More than a century earlier, a little boy in Denmark, born into poverty to a shoemaker father and an illiterate washer-woman mother, was spending his days listening to the old women in the local insane asylum as they spun their yarn and spun their tales to pass the time.
Later this unusual hub of fabulous storytelling became his ticket to success as he listened his way to lift himself out of poverty and into international celebrity, becoming one of the history’s greatest storytellers and the patron saint of the fairy tale genre.
His name is Hans Christian Anderson, one of the greatest creators of immortal, timeless fairy tales ever created.
Andersen’s stories have entertained generations of readers young and old throughout the world. Tales such as The Little Mermaid, The Princess and the Pea, The Emperor’s New Clothes, The Ugly Duckling, and The Snow Queen are a mere sampling of the 212 fairy tales published during his lifetime and posthumously.
So What qualities did Anderson have that made him such an endearing and enduring storyteller?
Let us see…
Andersen differed little from many writers in that his initial inspirations were his family. His mother and father were poor, a cobbler and washerwoman, but they were devoted to providing their son with every possible opportunity.
His mother introduced him to Danish folklore, and Andersen says this of his father in his 1846 autobiographical The True Story of My Life.
“My father gratified me in all my wishes. I possessed his whole heart; he lived for me. On Sundays, he made me perspective glasses, theatres, and pictures which could be changed; he read to me from Holberg’s plays and the Arabian Tales; it was only in such moments as these that I can remember to have seen him really cheerful, for he never felt himself happy in his life and as a handicrafts-man.” Anderson admits candidly.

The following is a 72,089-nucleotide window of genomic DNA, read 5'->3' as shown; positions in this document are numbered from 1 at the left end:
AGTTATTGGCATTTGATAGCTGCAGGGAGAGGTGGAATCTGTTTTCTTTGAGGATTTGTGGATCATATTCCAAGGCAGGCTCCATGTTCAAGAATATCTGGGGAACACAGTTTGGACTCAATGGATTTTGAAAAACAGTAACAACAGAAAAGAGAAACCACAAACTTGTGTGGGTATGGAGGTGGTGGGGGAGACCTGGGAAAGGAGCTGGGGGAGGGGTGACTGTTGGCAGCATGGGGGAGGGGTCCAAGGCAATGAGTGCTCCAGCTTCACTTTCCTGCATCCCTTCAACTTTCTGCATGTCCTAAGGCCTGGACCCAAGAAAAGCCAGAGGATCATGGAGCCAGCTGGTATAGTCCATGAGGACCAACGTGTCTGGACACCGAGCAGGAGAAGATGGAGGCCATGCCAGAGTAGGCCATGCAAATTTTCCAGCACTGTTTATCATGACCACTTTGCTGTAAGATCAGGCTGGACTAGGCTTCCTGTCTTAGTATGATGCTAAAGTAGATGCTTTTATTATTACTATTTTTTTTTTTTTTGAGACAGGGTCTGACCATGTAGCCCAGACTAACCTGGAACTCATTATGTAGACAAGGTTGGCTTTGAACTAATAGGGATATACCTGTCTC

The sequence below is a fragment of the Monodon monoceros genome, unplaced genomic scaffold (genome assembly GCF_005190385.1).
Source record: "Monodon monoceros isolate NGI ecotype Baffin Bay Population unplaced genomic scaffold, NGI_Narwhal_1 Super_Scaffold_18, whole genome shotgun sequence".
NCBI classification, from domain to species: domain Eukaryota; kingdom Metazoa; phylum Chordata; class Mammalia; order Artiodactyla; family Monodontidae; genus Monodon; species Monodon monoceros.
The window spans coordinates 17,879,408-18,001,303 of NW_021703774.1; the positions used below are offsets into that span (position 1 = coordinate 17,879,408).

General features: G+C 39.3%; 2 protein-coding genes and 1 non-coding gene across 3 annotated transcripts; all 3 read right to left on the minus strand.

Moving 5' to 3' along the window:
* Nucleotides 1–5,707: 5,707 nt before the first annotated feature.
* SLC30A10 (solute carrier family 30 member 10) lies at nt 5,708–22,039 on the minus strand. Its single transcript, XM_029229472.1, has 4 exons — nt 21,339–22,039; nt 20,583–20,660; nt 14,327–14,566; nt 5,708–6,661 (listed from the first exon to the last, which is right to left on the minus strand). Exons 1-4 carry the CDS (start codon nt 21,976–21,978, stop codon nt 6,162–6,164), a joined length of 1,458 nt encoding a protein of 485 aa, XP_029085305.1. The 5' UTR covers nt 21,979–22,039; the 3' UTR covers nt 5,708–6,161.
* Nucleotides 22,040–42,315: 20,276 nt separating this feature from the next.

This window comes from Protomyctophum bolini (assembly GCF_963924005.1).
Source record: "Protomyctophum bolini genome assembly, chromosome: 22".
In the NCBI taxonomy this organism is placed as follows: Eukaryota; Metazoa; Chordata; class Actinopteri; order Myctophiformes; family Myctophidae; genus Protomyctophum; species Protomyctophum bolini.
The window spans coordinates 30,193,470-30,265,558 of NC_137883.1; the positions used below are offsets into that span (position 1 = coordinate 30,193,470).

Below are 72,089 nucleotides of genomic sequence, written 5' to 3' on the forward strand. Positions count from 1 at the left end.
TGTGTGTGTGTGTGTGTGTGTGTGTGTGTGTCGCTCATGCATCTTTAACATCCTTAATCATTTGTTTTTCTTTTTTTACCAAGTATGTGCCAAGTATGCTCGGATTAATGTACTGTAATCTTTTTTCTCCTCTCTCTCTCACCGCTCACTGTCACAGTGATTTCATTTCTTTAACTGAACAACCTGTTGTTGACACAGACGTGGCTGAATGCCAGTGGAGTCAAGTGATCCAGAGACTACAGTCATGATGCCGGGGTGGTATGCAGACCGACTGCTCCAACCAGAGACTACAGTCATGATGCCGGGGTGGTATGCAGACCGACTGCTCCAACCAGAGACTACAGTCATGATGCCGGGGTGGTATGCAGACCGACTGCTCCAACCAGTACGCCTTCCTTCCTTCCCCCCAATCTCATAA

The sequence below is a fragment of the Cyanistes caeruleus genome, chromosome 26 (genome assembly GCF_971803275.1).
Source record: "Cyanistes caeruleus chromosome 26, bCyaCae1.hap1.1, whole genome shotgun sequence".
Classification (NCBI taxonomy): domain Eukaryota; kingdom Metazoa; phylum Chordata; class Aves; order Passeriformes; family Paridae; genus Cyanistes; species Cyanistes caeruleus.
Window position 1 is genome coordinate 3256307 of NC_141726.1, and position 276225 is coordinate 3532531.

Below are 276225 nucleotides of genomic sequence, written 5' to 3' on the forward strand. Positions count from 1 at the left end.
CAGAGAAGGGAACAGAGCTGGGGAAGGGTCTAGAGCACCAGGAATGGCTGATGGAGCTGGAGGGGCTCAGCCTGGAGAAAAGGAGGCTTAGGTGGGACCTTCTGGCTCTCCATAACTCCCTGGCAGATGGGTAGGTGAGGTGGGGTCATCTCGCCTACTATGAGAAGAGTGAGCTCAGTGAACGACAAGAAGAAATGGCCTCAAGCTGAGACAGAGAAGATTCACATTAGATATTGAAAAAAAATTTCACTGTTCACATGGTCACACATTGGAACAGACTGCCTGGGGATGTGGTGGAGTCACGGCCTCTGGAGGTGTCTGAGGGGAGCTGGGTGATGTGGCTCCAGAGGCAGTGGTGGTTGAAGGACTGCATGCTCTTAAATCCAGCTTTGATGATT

Andersen was also a great listener — in the spinning room of the asylum, to his father’s story time, to the actors of the theater he adored. He listened acutely to the characters and voices around him, and it trained his ear.
He developed an inner ear for the sights and sounds of whole imaginary worlds which he captured so beautifully in his endearing works like “The Darning Needle,” or the emperor’s comical inner monologue of self-doubt in “The Emperor’s New Clothes,” or in “The Nightingale.”
Thus to become a better writer, he was always striving to learn and experience new ideas and cultures. The more he could learn, the more he had to write about.
During an age when every fairy tale started and ended with preaching children on “what to do” and “what not to do”, Anderson changed the status quo by offering his readers a familiar, colloquial tone in his writing and often adopted the uncommon view of impartiality.
He was one of the very first authors to appreciate the “immense” learning one can get from observing and understanding the magical world of children.
As such, Andersen layered witticisms and social lessons aimed at adults into his fairy tales and encouraged all of his readers to see the extraordinary in the ordinary. These ageless lessons can be found in almost every one of his fairy tales from the “Emperor’s new clothes” to the “Ugly Duckling.”
Editor Noel Daniel nails his style perfectly when he says.
“Andersen imbues a simple inkstand, a toy soldier, a bird, a pea, a spinning top with their own drives, blind spots, desires, arrogances, and courage. Andersen’s characters are human like in their passions as well as their frailties, and often have a slightly kinked perspective.”
One of the greatest factors attributing to the success of his timeless characters is that they appeal to adults as well as children. Parents enjoy reading about them at bedtime or watching their cartoons on TV just as much as their children do.
“The whole world is a series of miracles … but we’re so used to them we call them ordinary things,” he wrote in “Hans Christian Andersen’s Shorter Tales”
‘I will become famous,’ Andersen wrote in his diary, underscoring that his professional drive to greatness was not the aspirational narcissism of the restrained and well heeled.
He possessed a gritty drive to perform, a marvelous soprano voice, a gift for telling stories, and, along with all of this, an irritating ego; an ego that egged him on continuously to succeed against all odds.